block party

The local blocky party has been around for eighteen years now. In addition to annual favorites, this year's activities included homemade front lawn mini-golf and a bubble truck.

not pictured:
the teenagers (calling Bingo and playing putt putt and helping little people craft cardboard swords and shields...)
the potluck spread -- so many traditional favorites (empanadas! fresh bread! carmelitas! macaroni balls!)
the bounce house and the baby pool, the face painting station and the euchre games
all the grown ups gathered at tables for a shared evening meal


Awe is always an option

I'm still learning to slip into it just by changing where I focus my attention.
bouquets and books and back-to-school parties
modge podge and new mason bees
cupcakes and catching frogs and cross country meets
fresh stone fruit and root beer floats
a yard full of children and cats and insects, all of it...


to first days

The boys went back to school this week, and my heart turned into an accordion.

I watched Hank head into the building, could almost hear his fingers cross. He wore a cargo sized pack on his back and wide open eyes, eager for all that will come next.

The big boys went the opposite direction, toward the middle school, undoubtedly greeted by a whole slew of wonderful adults ready to convey their unconditional faith.

All summer long the boys showed me how to tolerate a mess, how to share time and how to turn myself into an animoji dragon. They've taught me how to tell a joke, how to dance past bedtime, how to meld a hand of rummy. How to redefine productivity, that there is usually no reason to rush, the way it's better to wonder than worry.

I will miss learning with them most days, and so much unfinished summer business still looms.
But the boys are ready to walk in new words, to make big progress in so many small ways.

To first days and next days, to bustling mornings and busy brains, to the blessed weight of it all.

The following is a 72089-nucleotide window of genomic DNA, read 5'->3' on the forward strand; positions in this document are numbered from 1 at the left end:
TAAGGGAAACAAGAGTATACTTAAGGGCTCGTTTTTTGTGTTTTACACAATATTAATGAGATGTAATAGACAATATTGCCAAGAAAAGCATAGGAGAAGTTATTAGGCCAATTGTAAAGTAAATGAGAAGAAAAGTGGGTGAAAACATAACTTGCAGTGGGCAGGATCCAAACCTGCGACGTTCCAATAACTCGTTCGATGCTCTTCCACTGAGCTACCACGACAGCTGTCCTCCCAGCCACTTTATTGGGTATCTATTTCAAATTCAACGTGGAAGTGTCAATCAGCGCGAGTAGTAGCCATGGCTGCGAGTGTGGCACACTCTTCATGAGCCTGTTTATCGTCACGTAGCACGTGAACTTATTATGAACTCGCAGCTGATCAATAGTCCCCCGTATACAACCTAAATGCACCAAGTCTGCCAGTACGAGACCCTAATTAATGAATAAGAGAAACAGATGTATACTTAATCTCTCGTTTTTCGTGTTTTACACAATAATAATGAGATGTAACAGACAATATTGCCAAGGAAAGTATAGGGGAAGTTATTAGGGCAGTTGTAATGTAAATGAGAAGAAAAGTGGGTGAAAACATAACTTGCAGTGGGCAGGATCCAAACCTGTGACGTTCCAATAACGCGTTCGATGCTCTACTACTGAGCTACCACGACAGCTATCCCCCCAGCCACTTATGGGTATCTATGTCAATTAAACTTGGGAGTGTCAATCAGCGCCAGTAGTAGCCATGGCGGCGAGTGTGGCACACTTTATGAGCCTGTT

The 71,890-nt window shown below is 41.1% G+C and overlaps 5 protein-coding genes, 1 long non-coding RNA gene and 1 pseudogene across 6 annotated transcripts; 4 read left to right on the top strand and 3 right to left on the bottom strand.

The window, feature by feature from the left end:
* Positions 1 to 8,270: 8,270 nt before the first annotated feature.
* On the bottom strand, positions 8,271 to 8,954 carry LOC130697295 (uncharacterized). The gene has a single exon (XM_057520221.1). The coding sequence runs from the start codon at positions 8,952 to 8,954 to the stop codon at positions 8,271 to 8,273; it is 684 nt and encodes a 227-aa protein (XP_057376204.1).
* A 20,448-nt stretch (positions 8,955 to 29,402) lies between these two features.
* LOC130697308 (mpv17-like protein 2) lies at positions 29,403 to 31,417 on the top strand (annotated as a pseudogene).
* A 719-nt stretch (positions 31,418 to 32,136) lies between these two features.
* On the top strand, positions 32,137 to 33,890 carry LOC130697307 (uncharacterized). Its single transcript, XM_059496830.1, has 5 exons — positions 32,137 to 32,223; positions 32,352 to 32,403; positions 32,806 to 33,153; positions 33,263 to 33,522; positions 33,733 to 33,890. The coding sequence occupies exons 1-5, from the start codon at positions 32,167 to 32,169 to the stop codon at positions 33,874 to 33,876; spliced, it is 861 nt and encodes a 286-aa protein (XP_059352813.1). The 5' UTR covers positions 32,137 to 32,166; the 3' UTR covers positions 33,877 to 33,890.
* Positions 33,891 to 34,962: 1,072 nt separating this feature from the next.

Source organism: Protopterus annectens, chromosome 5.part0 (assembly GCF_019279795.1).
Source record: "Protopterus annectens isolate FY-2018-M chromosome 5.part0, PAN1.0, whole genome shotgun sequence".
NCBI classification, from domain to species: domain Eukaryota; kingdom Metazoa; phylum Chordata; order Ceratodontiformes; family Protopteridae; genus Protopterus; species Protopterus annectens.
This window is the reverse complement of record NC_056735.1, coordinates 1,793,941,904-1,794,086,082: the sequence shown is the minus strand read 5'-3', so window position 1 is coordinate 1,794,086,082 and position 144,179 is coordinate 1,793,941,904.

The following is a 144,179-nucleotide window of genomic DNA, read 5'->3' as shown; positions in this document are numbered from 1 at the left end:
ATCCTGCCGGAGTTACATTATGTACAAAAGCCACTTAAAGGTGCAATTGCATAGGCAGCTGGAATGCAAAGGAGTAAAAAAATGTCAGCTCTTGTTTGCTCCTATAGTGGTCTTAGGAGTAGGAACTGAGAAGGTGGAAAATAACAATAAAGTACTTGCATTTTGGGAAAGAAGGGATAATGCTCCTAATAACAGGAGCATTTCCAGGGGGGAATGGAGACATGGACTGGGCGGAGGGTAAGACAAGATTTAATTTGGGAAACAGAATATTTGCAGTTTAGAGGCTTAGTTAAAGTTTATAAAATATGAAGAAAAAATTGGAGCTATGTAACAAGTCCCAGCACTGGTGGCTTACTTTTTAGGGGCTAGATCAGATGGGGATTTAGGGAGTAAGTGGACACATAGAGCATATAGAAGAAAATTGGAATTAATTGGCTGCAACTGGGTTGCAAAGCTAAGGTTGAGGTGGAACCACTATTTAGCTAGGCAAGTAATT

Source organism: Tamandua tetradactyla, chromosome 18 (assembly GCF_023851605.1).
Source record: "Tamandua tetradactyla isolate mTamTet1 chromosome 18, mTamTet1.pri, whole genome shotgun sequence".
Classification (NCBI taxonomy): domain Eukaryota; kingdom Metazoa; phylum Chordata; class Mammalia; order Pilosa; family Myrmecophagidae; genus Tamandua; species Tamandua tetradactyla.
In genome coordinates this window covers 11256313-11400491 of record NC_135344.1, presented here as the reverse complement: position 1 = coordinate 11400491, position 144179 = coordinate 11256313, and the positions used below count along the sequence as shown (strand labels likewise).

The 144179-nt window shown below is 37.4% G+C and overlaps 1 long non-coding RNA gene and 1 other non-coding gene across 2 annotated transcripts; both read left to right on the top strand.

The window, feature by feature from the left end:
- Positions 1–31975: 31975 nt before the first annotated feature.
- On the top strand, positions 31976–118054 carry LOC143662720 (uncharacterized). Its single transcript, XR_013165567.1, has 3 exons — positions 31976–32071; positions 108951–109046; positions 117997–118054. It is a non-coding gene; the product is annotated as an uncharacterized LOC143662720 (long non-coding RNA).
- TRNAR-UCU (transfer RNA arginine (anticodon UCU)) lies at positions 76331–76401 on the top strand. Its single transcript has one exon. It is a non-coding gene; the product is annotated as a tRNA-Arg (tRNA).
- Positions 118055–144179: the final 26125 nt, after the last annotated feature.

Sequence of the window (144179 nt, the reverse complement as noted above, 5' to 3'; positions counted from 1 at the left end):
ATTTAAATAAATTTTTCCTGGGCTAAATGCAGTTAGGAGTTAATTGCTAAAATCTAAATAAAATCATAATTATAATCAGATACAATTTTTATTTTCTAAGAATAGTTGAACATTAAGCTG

Our family annexed the Virginia beach trip with stops at Colonial Williamsburg, and the naval museum. 
It was HOT, but the boys were fascinated by the brickyard and the blacksmith, the apothecary and the fife and drums, the public auction and historic gardening...
They also really enjoyed exploring the USS Wisconsin, an Iowa-class battleship that served in WWII, the Korean War and Desert Storm.


one week at the golden hour

A week in Virginia afforded me more time to notice things

the way coins sound on a wooden farm table when everyone ponies up for the next hand of Liverpool

how floating in saltwater can suck most of the tension straight out of your shoulders

the way the boys will spend hours grabbing at fish and fleas and crabs, then run to show off every catch

how many times a single swimming child can actually say Watch me! in a five minute period

the way an egg sandwich tastes when it's delivered to your beach chair

the way joy radiates, its tentacles spread like a hungry octopus, when a family gathers

how a young man's interpretation of venomous heightens when a real, live cottonmouth shows up on the path

the way faces glow in the oven light, watching plastic art shrivel and shrink

the way sand on the floor and lemonade drips on the counter don't hit the same nerve as they can at home

all the diving toys, the torpedos and rings, settled on the bottom of the pool after sunset

a father's energy dragging the wagon across the sand, piled high with tents and chairs and coolers and toys, back and forth and back again

how lightning cracks over the ocean, in an enormous sky

the bright yellow bucket, cradling a constant rotation of temporarily captive creatures

the wetness of a happy grandparent's eyes

the way jumping into the pool from the side is universally appealing to toddlers, and universally exhausting for their grown ups

how the soft, warm light feels as the sun begins to disappear